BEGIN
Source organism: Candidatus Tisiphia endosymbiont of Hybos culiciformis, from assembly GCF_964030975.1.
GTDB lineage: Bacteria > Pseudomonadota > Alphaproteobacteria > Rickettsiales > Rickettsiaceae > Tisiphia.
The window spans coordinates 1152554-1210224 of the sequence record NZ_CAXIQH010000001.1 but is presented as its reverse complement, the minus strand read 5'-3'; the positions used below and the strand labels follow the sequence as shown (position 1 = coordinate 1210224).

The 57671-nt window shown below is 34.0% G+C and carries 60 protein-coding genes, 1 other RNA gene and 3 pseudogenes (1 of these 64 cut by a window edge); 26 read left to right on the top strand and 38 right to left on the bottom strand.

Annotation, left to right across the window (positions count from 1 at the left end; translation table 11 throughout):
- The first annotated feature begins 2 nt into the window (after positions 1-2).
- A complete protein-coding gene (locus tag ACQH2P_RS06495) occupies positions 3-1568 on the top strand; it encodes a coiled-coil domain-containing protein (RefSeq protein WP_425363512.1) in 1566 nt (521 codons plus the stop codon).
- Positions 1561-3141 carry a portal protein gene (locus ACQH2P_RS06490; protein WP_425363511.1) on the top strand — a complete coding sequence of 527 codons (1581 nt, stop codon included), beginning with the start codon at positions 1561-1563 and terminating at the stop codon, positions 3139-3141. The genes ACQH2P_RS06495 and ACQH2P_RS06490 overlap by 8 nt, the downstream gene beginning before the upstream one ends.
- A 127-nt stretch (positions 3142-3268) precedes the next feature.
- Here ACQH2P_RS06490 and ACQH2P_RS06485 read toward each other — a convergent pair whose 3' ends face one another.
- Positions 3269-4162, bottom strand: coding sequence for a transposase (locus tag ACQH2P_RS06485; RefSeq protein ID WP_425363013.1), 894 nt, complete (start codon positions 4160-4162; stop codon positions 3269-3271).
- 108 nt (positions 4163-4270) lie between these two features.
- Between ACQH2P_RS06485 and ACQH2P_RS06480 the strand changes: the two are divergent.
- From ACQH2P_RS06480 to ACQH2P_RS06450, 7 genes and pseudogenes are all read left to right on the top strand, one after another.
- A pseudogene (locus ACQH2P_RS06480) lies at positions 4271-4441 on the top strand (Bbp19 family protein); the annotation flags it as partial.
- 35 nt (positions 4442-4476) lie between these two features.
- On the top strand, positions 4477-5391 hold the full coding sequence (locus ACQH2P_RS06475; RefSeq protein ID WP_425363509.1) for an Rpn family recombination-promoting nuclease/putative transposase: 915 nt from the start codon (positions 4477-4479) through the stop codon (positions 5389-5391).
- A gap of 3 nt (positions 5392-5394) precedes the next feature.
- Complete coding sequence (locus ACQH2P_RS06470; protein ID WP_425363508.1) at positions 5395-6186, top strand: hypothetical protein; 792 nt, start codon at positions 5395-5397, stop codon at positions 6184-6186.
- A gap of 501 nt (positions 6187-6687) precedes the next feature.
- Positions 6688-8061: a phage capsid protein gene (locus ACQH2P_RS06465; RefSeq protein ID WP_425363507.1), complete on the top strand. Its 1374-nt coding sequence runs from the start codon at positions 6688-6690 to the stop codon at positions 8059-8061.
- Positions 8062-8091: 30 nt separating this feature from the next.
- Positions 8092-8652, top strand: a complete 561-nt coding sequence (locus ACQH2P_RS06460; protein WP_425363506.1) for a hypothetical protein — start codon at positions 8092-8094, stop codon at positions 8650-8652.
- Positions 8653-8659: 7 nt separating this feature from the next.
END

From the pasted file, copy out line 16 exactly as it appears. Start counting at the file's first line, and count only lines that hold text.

- 35 nt (positions 4442-4476) lie between these two features.